Authorities in Burma briefly detained a prominent dissident monk Friday, less than a month after he was released from jail along with dozens of other political prisoners. A rights group monitoring the situation said U Gambira’s detention appeared to be a warning for the former prisoners not to get involved in politics.
Witnesses say several Burmese officials took U Gambira from a monastery in Rangoon before dawn. A sister of the monk told VOA's Burmese service several hours later that her brother had been released unharmed at a Rangoon monastery.
She said she had not seen her brother since his release and did not know why he was arrested.
The religious affairs and special branch police gave little information about the apprehension, saying only that the 31-year-old monk was wanted for questioning.
Bo Kyi is founder of the Assistance Association for Political Prisoners Burma (AAPB), a Thailand-based monitoring group. He says authorities have no legal reason to detain U Gambira, whom he referred to using the honorific “Shin,” given to monks.
“That should not be because Shin Gambira did not do anything as far as we know," said Bo Kyi. "So, therefore there is no reason to be taken…taking him to the questions.”
Since his release in January, U Gambira has spoken out against the military-backed civilian government and expressed doubts that it is becoming a real democracy.
Reports say he was also attempting to reopen monasteries that authorities closed after the 2007 democracy protests known as the Saffron Revolution, because of the color of robes worn by monks.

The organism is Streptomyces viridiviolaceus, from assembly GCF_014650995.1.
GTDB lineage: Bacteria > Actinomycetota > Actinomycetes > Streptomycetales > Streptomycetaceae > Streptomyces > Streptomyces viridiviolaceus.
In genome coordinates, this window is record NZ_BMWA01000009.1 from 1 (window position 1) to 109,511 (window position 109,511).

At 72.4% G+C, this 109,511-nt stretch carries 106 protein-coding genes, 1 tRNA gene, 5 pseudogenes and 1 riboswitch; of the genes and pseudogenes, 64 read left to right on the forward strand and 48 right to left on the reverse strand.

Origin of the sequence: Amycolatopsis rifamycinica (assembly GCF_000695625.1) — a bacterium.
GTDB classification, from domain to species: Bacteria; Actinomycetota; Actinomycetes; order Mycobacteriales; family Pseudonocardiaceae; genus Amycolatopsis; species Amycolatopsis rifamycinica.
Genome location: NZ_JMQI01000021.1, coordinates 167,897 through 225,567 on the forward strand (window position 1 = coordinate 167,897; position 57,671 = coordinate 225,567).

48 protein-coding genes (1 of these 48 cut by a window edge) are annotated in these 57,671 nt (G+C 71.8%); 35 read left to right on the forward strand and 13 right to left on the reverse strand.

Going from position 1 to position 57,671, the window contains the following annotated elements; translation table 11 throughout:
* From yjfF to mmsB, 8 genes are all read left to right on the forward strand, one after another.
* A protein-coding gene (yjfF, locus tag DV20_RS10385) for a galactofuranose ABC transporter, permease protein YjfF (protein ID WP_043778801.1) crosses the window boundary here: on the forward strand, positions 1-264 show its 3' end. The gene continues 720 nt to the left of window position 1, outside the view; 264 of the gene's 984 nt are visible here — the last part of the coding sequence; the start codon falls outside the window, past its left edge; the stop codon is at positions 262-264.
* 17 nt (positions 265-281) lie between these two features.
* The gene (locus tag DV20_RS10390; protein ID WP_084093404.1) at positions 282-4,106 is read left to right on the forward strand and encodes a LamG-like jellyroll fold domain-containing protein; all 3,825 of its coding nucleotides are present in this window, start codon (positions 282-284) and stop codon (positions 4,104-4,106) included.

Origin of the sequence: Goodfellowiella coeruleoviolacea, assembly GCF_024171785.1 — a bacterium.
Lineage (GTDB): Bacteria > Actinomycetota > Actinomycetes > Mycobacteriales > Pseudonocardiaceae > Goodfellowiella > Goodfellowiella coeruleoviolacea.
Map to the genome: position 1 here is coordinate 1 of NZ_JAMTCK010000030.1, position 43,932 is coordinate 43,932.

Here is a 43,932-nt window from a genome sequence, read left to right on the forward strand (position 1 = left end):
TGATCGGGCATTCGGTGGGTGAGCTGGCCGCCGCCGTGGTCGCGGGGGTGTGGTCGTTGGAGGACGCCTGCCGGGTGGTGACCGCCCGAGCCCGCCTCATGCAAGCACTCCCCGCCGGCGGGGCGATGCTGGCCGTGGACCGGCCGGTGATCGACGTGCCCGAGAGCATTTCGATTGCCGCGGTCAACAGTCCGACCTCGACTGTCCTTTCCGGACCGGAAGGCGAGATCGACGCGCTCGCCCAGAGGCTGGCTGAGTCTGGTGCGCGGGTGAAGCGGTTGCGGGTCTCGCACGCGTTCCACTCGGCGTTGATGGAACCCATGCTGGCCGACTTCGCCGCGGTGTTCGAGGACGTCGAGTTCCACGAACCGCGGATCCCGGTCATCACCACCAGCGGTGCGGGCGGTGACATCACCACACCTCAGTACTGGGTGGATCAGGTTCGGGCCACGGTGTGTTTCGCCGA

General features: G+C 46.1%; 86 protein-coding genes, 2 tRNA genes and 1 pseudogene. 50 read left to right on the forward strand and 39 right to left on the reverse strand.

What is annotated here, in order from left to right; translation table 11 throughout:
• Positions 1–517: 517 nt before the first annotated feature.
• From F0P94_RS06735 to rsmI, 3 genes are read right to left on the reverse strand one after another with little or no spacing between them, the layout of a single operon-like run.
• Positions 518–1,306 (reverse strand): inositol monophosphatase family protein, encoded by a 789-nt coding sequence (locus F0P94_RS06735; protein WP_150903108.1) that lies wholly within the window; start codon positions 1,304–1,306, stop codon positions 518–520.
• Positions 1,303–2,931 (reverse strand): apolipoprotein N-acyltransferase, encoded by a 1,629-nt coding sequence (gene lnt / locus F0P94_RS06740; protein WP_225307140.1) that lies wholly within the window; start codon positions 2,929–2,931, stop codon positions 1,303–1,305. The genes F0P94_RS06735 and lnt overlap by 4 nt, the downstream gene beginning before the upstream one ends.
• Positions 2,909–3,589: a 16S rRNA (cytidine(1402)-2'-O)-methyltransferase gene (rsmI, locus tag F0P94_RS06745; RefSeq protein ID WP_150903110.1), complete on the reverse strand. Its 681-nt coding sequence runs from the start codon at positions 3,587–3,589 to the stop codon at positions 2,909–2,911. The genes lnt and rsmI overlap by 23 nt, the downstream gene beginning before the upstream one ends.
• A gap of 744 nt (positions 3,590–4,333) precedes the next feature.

U Gambira and other monks led the protests but the military violently ended the movement and jailed him and hundreds of others.
U Gambira was sentenced to more than 60 years in prison.
Most political prisoners in recent months were released under general amnesties, part of the civilian-led government’s reform efforts.
But their freedom is conditional. If convicted of a crime, their previous sentence can be reinstated, forcing them to serve out the remaining time.
Bo Kyi says U Gambira’s detention is likely meant as a warning to other recently released political dissidents.
“If the Burmese government really wants national reconciliation, and then really wants the people to trust them, they need to recognize the existence of political prisoners and release them as soon as possible unconditionally," said Bo Kyi. "That is the first step they need to do. Otherwise it is really difficult to get like the trust by the people, both domestic and international.”
The release of all political prisoners is a key demand by western nations for lifting economic sanctions against Burma.
Burmese authorities refuse to officially recognize political prisoners and say all prisoners of conscience have been released.
The AAPB estimates there are more than 800 still locked up for opposing military rule while other estimates put the figure at around 300.
A civilian-led government last year replaced decades of military rule and began implementing political and economic reforms.
But observers debate whether the military is still in charge, and if reforms are genuine or designed to get sanctions and Burma's pariah status lifted.